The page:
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Dropbox fixing file-deletion bug, offers year of free service

The online storage site is trying help those who lost files through a technical bug by restoring the files it can and offering free service for a year.

Dropbox logo

Dropbox is trying to appease users who lost files as a result of a glitch with its application.

On Saturday, the cloud-based storage site announced it had "received several reports from users" who had problems with a specific feature called Selective Sync. This feature is supposed to let you select only the folders that you want synced to your computer. But a bug in older versions of the Dropbox software caused the program to shut down or restart, which ended up deleting certain files for those users of Selective Sync.

The company said it has taken the following steps to fix the problem and ensure it doesn't happen again:

1) We've patched our desktop client so this issue doesn't exist in Dropbox anymore; 2) We've made sure all our users are running an updated version of the Dropbox client; and 3) We've retired all affected versions of the Dropbox client so no one can use them.

Dropbox said it's put further testing in place to keep such a problem from happening in the future. The company is also trying to placate disgruntled users, as described by Engadget.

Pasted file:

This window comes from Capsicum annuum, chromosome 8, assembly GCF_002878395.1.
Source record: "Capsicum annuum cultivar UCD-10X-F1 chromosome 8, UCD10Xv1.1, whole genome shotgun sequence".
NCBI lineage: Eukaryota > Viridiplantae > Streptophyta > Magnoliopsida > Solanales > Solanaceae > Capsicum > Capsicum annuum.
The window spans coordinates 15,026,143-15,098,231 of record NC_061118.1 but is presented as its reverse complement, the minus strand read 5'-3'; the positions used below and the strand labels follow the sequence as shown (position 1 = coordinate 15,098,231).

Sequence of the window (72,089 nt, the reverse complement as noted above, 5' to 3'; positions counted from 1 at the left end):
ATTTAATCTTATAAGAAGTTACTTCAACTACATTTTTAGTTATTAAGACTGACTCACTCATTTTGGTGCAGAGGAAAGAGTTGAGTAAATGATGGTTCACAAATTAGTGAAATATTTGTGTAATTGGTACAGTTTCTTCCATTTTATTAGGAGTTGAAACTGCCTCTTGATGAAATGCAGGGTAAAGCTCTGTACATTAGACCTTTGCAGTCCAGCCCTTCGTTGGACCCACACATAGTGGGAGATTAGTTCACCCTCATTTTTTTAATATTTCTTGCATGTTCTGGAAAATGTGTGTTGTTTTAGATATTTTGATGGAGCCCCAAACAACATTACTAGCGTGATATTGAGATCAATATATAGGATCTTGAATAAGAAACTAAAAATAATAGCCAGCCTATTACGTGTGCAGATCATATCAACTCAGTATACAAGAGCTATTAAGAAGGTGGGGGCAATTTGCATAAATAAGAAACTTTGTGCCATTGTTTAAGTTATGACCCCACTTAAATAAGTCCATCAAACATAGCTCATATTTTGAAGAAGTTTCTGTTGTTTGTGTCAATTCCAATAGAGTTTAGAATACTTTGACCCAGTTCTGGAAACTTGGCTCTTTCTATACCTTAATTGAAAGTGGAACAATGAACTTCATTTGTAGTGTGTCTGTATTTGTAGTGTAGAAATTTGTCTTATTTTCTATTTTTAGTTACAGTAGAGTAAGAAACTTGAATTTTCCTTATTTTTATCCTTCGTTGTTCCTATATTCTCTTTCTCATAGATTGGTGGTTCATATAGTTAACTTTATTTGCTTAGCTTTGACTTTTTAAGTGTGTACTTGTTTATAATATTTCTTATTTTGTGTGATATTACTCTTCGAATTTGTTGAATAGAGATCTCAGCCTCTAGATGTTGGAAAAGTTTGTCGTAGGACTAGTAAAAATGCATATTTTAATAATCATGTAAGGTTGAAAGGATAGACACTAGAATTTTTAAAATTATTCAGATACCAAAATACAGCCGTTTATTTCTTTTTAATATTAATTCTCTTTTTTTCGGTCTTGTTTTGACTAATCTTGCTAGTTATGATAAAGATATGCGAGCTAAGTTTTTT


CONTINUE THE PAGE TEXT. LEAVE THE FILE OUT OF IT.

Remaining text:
Dropbox is attempting to restore lost files when possible. It's also offering those affected users a year's worth of Dropbox Pro, which costs $9.99 per month, or $99 per year, and provides up to 1 terabyte of storage space.

The moral of the story?

Don't rely on just one product or site to store or sync your important documents and files. Make sure you have local versions and backups stored on a different and separate device, such as a USB drive.

For example, I store many of my files on a Synology NAS drive and also back up my local documents to that same drive. I then run regular backups of the files on my NAS drive to an external USB drive. It may sound like overkill, but at least I know I have multiple copies of the same files should they get lost or corrupted in one place. And I do use online sites such as Dropbox, but again I make sure that the files stored online are also stored safely elsewhere.